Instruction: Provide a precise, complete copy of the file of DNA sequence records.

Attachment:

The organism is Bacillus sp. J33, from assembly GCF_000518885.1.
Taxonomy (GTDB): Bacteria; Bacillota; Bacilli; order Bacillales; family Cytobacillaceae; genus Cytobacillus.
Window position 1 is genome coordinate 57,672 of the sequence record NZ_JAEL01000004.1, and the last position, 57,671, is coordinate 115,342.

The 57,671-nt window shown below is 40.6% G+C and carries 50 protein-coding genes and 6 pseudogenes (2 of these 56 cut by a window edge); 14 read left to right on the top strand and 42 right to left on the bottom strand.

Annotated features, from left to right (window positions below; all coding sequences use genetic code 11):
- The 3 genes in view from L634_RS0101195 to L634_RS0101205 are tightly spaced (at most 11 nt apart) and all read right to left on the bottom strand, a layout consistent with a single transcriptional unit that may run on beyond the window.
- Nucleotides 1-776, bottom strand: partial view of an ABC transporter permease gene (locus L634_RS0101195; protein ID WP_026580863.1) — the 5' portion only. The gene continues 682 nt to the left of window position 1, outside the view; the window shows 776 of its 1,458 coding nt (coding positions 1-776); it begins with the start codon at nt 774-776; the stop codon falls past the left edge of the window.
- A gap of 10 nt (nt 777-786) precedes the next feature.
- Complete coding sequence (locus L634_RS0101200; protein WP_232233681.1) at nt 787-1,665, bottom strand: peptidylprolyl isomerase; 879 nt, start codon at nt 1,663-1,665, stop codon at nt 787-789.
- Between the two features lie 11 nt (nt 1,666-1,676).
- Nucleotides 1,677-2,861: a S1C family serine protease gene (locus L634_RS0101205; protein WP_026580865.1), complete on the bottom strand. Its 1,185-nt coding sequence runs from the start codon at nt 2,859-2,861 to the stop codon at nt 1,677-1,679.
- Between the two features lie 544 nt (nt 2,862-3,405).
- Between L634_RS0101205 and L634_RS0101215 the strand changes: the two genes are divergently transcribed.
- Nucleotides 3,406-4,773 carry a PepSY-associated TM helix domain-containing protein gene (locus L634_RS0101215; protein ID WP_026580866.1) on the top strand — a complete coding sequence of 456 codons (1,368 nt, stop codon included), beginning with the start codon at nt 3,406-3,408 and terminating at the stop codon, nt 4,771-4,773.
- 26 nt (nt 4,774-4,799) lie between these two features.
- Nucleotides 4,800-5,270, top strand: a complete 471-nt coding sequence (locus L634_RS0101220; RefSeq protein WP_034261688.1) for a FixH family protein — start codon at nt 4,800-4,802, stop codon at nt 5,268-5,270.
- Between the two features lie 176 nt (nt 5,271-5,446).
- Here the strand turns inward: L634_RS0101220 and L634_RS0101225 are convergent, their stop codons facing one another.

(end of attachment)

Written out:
The organism is Bacillus sp. J33, from assembly GCF_000518885.1.
Taxonomy (GTDB): Bacteria; Bacillota; Bacilli; order Bacillales; family Cytobacillaceae; genus Cytobacillus.
Window position 1 is genome coordinate 57,672 of the sequence record NZ_JAEL01000004.1, and the last position, 57,671, is coordinate 115,342.

The 57,671-nt window shown below is 40.6% G+C and carries 50 protein-coding genes and 6 pseudogenes (2 of these 56 cut by a window edge); 14 read left to right on the top strand and 42 right to left on the bottom strand.

Annotated features, from left to right (window positions below; all coding sequences use genetic code 11):
- The 3 genes in view from L634_RS0101195 to L634_RS0101205 are tightly spaced (at most 11 nt apart) and all read right to left on the bottom strand, a layout consistent with a single transcriptional unit that may run on beyond the window.
- Nucleotides 1-776, bottom strand: partial view of an ABC transporter permease gene (locus L634_RS0101195; protein ID WP_026580863.1) — the 5' portion only. The gene continues 682 nt to the left of window position 1, outside the view; the window shows 776 of its 1,458 coding nt (coding positions 1-776); it begins with the start codon at nt 774-776; the stop codon falls past the left edge of the window.
- A gap of 10 nt (nt 777-786) precedes the next feature.
- Complete coding sequence (locus L634_RS0101200; protein WP_232233681.1) at nt 787-1,665, bottom strand: peptidylprolyl isomerase; 879 nt, start codon at nt 1,663-1,665, stop codon at nt 787-789.
- Between the two features lie 11 nt (nt 1,666-1,676).
- Nucleotides 1,677-2,861: a S1C family serine protease gene (locus L634_RS0101205; protein WP_026580865.1), complete on the bottom strand. Its 1,185-nt coding sequence runs from the start codon at nt 2,859-2,861 to the stop codon at nt 1,677-1,679.
- Between the two features lie 544 nt (nt 2,862-3,405).
- Between L634_RS0101205 and L634_RS0101215 the strand changes: the two genes are divergently transcribed.
- Nucleotides 3,406-4,773 carry a PepSY-associated TM helix domain-containing protein gene (locus L634_RS0101215; protein ID WP_026580866.1) on the top strand — a complete coding sequence of 456 codons (1,368 nt, stop codon included), beginning with the start codon at nt 3,406-3,408 and terminating at the stop codon, nt 4,771-4,773.
- 26 nt (nt 4,774-4,799) lie between these two features.
- Nucleotides 4,800-5,270, top strand: a complete 471-nt coding sequence (locus L634_RS0101220; RefSeq protein WP_034261688.1) for a FixH family protein — start codon at nt 4,800-4,802, stop codon at nt 5,268-5,270.
- Between the two features lie 176 nt (nt 5,271-5,446).
- Here the strand turns inward: L634_RS0101220 and L634_RS0101225 are convergent, their stop codons facing one another.